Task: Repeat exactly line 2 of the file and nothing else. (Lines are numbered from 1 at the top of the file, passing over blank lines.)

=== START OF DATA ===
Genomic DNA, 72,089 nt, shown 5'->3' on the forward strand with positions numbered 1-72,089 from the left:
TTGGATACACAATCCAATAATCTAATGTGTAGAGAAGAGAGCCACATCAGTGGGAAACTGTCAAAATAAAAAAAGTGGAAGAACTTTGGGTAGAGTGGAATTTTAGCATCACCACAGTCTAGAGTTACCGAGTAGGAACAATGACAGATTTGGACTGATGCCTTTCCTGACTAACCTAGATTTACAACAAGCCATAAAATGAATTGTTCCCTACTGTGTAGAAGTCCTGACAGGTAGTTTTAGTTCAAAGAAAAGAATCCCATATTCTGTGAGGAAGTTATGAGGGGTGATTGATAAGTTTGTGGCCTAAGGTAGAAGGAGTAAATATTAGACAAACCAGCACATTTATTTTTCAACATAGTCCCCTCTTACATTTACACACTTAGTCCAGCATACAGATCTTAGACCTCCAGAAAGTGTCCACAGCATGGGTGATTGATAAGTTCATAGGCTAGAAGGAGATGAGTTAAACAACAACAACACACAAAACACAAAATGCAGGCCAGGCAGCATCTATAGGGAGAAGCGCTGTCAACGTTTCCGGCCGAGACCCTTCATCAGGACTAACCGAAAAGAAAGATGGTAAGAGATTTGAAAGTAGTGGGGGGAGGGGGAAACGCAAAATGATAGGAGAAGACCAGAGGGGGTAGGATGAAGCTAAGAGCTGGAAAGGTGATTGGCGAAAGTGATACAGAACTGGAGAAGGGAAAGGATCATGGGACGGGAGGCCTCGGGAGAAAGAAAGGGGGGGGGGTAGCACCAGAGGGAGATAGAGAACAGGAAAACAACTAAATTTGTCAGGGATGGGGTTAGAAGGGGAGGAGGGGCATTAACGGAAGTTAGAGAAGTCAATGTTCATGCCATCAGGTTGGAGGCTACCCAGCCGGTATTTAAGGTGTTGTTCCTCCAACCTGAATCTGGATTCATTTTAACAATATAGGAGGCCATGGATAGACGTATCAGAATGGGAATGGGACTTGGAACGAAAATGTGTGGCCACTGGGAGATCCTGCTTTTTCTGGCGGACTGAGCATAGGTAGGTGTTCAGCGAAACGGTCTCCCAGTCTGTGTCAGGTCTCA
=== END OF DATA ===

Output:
TTGGATACACAATCCAATAATCTAATGTGTAGAGAAGAGAGCCACATCAGTGGGAAACTGTCAAAATAAAAAAAGTGGAAGAACTTTGGGTAGAGTGGAATTTTAGCATCACCACAGTCTAGAGTTACCGAGTAGGAACAATGACAGATTTGGACTGATGCCTTTCCTGACTAACCTAGATTTACAACAAGCCATAAAATGAATTGTTCCCTACTGTGTAGAAGTCCTGACAGGTAGTTTTAGTTCAAAGAAAAGAATCCCATATTCTGTGAGGAAGTTATGAGGGGTGATTGATAAGTTTGTGGCCTAAGGTAGAAGGAGTAAATATTAGACAAACCAGCACATTTATTTTTCAACATAGTCCCCTCTTACATTTACACACTTAGTCCAGCATACAGATCTTAGACCTCCAGAAAGTGTCCACAGCATGGGTGATTGATAAGTTCATAGGCTAGAAGGAGATGAGTTAAACAACAACAACACACAAAACACAAAATGCAGGCCAGGCAGCATCTATAGGGAGAAGCGCTGTCAACGTTTCCGGCCGAGACCCTTCATCAGGACTAACCGAAAAGAAAGATGGTAAGAGATTTGAAAGTAGTGGGGGGAGGGGGAAACGCAAAATGATAGGAGAAGACCAGAGGGGGTAGGATGAAGCTAAGAGCTGGAAAGGTGATTGGCGAAAGTGATACAGAACTGGAGAAGGGAAAGGATCATGGGACGGGAGGCCTCGGGAGAAAGAAAGGGGGGGGGGTAGCACCAGAGGGAGATAGAGAACAGGAAAACAACTAAATTTGTCAGGGATGGGGTTAGAAGGGGAGGAGGGGCATTAACGGAAGTTAGAGAAGTCAATGTTCATGCCATCAGGTTGGAGGCTACCCAGCCGGTATTTAAGGTGTTGTTCCTCCAACCTGAATCTGGATTCATTTTAACAATATAGGAGGCCATGGATAGACGTATCAGAATGGGAATGGGACTTGGAACGAAAATGTGTGGCCACTGGGAGATCCTGCTTTTTCTGGCGGACTGAGCATAGGTAGGTGTTCAGCGAAACGGTCTCCCAGTCTGTGTCAGGTCTCA